Published November 20, 2007
Volume 15, Number 11

Tor Koshani: Hacienda Restaurant the Realization of a Dream

By Barbara Lewis

At age 16, Toryalai Koshani arrived in New York City from Afghanistan to attend school, planning to return to his native country after a few years in the United States. “Often, people assume that life in my home country was very hard, prompting me to want to emigrate, but that was not the case,” Koshani says. “My father was a doctor and my family had a good life. I had money and a car, but I heard about the opportunities in America and wanted to come here and see for myself. I expected to study here for a while and then return home. Obviously, that didn’t happen.”

Koshani attended school for a short time, but the need to support himself led him to find work in a local pizza parlor. After making pizza for about five years, he accepted the invitation of a cousin to relocate to Colorado.

“I was lucky and found a job as a bus boy at Tante Louise, a famous five-star French restaurant in Denver,” he remembers. “I liked it there very much. I was very interested in the kitchen and, when I had free time, I would spend it there, watching the cooks and learning whatever I could.”

One day, Koshani received a call from a friend who worked at another premier restaurant in downtown Denver, Café Promenade. The restaurant needed a line cook. When he applied for the job, Koshani was told that he did not have sufficient experience for the line cook position, but would be hired as a prep cook. Within six months, Koshani had become a line cook and the dream of owning his own restaurant began to take shape.

“I learned a lot at Café Promenade, and, after two years, was hired by the owners of the renowned Italian Restaurant, La Fontanella, as their chef.

“I had no formal schooling in the culinary arts, but I had been fortunate to work with famous chefs at Tante Louise and Café Promenade, who very generous and taught me everything they could,” Koshani reflect. “Then, the owners of Café Promenade offered me a great opportunity and also treated me like a son.”

In the early 1980s, after 12 years, at La Fontanella, Koshani felt the pull of family and decided to join his mother, father and sister, who had settled in Southern California. “The owners of La Fontanella tried to stop me, asking what it would take to make me stay,” he remembers. “Finally, the owner’s wife told him that he had to let me go, just as he would if I were his own son. He still calls me, though, and continues to advise and encourage me.”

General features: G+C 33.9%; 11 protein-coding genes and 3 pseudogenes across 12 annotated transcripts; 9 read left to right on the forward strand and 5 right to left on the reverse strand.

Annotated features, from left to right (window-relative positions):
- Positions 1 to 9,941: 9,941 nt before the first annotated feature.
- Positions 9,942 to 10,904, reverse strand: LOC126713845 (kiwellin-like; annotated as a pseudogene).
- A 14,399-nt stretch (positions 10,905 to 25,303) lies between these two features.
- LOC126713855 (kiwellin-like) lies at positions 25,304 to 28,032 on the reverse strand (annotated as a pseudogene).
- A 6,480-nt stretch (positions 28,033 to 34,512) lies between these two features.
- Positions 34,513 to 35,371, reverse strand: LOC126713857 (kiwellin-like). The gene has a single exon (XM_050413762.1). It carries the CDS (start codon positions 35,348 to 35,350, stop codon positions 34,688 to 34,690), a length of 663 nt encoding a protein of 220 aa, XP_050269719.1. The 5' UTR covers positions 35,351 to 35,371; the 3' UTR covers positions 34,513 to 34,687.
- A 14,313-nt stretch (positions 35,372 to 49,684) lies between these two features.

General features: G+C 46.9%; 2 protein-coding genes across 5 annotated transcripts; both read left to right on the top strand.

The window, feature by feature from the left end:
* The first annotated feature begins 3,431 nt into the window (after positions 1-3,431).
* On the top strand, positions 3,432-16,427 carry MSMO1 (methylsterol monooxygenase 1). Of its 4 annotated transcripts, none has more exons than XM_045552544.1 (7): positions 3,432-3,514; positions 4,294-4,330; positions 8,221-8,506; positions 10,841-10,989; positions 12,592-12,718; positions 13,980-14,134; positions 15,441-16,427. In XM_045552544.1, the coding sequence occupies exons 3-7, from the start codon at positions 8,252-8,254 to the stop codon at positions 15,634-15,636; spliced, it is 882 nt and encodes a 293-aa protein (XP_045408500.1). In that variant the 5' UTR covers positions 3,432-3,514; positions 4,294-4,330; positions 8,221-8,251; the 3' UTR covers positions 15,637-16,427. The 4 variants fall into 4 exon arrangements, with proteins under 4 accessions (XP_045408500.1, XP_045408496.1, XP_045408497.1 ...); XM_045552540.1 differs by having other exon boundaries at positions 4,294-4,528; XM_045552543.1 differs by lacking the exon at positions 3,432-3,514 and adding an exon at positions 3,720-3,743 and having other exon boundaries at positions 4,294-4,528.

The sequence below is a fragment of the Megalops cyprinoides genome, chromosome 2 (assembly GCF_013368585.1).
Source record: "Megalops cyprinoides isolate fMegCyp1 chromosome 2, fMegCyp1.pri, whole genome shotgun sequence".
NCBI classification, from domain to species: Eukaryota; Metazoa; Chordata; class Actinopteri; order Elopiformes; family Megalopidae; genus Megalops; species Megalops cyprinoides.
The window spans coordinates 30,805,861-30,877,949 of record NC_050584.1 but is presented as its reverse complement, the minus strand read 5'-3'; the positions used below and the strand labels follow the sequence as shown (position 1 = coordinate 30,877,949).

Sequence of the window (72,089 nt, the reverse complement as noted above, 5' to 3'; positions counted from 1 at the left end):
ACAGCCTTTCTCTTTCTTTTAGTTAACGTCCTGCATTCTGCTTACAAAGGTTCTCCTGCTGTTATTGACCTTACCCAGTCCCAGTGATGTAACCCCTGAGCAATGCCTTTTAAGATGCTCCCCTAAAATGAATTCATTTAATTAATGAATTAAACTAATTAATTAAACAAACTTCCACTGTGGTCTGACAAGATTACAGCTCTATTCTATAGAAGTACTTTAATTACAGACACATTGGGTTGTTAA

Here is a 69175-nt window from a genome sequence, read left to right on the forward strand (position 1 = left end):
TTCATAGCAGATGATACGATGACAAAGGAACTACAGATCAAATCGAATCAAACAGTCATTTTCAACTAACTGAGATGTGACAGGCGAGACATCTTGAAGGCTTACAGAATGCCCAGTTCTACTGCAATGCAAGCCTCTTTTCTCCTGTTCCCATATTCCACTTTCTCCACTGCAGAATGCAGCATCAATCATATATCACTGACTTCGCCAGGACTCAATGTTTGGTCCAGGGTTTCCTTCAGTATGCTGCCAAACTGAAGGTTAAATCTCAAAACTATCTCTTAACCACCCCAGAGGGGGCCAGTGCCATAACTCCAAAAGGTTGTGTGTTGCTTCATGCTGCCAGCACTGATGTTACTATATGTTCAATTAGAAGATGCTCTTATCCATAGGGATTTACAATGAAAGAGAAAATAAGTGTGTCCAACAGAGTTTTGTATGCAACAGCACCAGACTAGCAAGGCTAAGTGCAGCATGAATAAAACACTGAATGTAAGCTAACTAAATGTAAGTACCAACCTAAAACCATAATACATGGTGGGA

In Los Angeles, Koshani was offered positions at a Holiday Inn and Red Lion and was chef at Holiday Inn until it was sold to Good Night Inn six years later. He then became chef for the very large cafeteria at the Ronald Reagan State Building and remained there until 2006-2007. Throughout that time, Koshani lived sparingly and never took vacations while working toward the goal of owning his own restaurant.

“The owners at Ronald Reagan were very good to me and I liked Los Angeles, but when my niece called and asked me to come to the Bay Area to start a restaurant here with her, I decided it was time to take the big step. I trained my replacement at Ronald Reagan and started looking on the Internet for business opportunities in the East Bay. That’s when I found this location. When we called the agent and came to see it, we found Hacienda to be beautiful and clean and the people to be very nice. My niece said, ‘Let’s do it!’ We put down our deposit and started to work on making the dream come true at last.”

“Through the years, the two people who have been the most influential were the owners of two restaurants, La Fontanella and the Ronald Reagan Building Cafeteria. Recently, I spoke to my friend at La Fontanella about this new venture and he said, ‘Tor, you don’t know how good you are.’ That was wonderful to hear but of course, he never had said that to me when I worked for him,” Tor laughed. “My boss at Ronald Reagan said, “I know you can make it. Go for it. If you ever need any help, call me. I was like a family member to him, too. I’m where I am today because of those two men. They helped my dream come true.”

Koshani’s “dream”, Cypress Mediterranean Cuisine, has been open for a little over two months and is receiving excellent reviews from diners. “They love the food, which is a combination of my life experience – Mid-Eastern, Greek, Italian, American. They like coming here with a group of friends or coworkers with different tastes and finding a very diverse menu -- from kabobs and lamb shanks to seafood linguini and chicken-fried steak -- that pleases everyone.

“Sauces are a specialty and people like the original dishes I create that combine different flavors from different cultures, too. Of course, the best measure of success is when people come back -- and they do!”

In addition to opening for breakfast, lunch and dinner six days a week, Cypress Mediterranean Cuisine offers catering services and is also available to private parties outside regular business hours. Koshani often works from 8:00 am to 10:00 pm.

“I’ve worked with people who have become millionaires in this business. That would be nice, but I love what I do and the people around me. It’s my life. To do this and make a living is enough.”

His advice for aspiring business owners is simple. “Work hard. Save your money. Be honest. Learn as much as you can from the people around you. Believe in yourself and your dream will come true, too.”


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